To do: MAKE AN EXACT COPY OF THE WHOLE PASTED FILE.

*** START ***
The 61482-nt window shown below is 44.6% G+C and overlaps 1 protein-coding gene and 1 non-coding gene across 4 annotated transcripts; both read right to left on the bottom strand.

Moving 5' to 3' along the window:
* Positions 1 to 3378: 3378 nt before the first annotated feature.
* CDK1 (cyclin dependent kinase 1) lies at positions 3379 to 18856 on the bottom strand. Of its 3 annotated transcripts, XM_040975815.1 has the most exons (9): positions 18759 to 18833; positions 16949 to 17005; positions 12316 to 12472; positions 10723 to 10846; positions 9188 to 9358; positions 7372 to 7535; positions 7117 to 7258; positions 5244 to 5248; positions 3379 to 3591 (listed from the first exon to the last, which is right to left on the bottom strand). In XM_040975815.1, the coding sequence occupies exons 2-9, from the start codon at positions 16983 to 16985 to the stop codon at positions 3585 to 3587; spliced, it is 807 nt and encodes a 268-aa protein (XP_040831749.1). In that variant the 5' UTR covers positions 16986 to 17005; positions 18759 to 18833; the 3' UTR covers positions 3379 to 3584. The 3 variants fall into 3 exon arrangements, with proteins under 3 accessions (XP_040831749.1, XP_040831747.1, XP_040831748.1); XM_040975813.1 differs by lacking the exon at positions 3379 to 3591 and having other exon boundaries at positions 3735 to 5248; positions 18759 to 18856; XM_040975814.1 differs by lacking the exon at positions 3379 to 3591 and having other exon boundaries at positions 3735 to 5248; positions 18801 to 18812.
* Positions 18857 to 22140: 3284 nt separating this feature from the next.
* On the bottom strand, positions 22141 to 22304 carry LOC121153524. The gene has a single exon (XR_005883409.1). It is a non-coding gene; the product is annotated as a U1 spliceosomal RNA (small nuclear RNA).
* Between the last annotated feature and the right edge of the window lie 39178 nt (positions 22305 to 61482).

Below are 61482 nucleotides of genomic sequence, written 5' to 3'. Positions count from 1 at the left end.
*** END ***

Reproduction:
The 61482-nt window shown below is 44.6% G+C and overlaps 1 protein-coding gene and 1 non-coding gene across 4 annotated transcripts; both read right to left on the bottom strand.

Moving 5' to 3' along the window:
* Positions 1 to 3378: 3378 nt before the first annotated feature.
* CDK1 (cyclin dependent kinase 1) lies at positions 3379 to 18856 on the bottom strand. Of its 3 annotated transcripts, XM_040975815.1 has the most exons (9): positions 18759 to 18833; positions 16949 to 17005; positions 12316 to 12472; positions 10723 to 10846; positions 9188 to 9358; positions 7372 to 7535; positions 7117 to 7258; positions 5244 to 5248; positions 3379 to 3591 (listed from the first exon to the last, which is right to left on the bottom strand). In XM_040975815.1, the coding sequence occupies exons 2-9, from the start codon at positions 16983 to 16985 to the stop codon at positions 3585 to 3587; spliced, it is 807 nt and encodes a 268-aa protein (XP_040831749.1). In that variant the 5' UTR covers positions 16986 to 17005; positions 18759 to 18833; the 3' UTR covers positions 3379 to 3584. The 3 variants fall into 3 exon arrangements, with proteins under 3 accessions (XP_040831749.1, XP_040831747.1, XP_040831748.1); XM_040975813.1 differs by lacking the exon at positions 3379 to 3591 and having other exon boundaries at positions 3735 to 5248; positions 18759 to 18856; XM_040975814.1 differs by lacking the exon at positions 3379 to 3591 and having other exon boundaries at positions 3735 to 5248; positions 18801 to 18812.
* Positions 18857 to 22140: 3284 nt separating this feature from the next.
* On the bottom strand, positions 22141 to 22304 carry LOC121153524. The gene has a single exon (XR_005883409.1). It is a non-coding gene; the product is annotated as a U1 spliceosomal RNA (small nuclear RNA).
* Between the last annotated feature and the right edge of the window lie 39178 nt (positions 22305 to 61482).

Below are 61482 nucleotides of genomic sequence, written 5' to 3'. Positions count from 1 at the left end.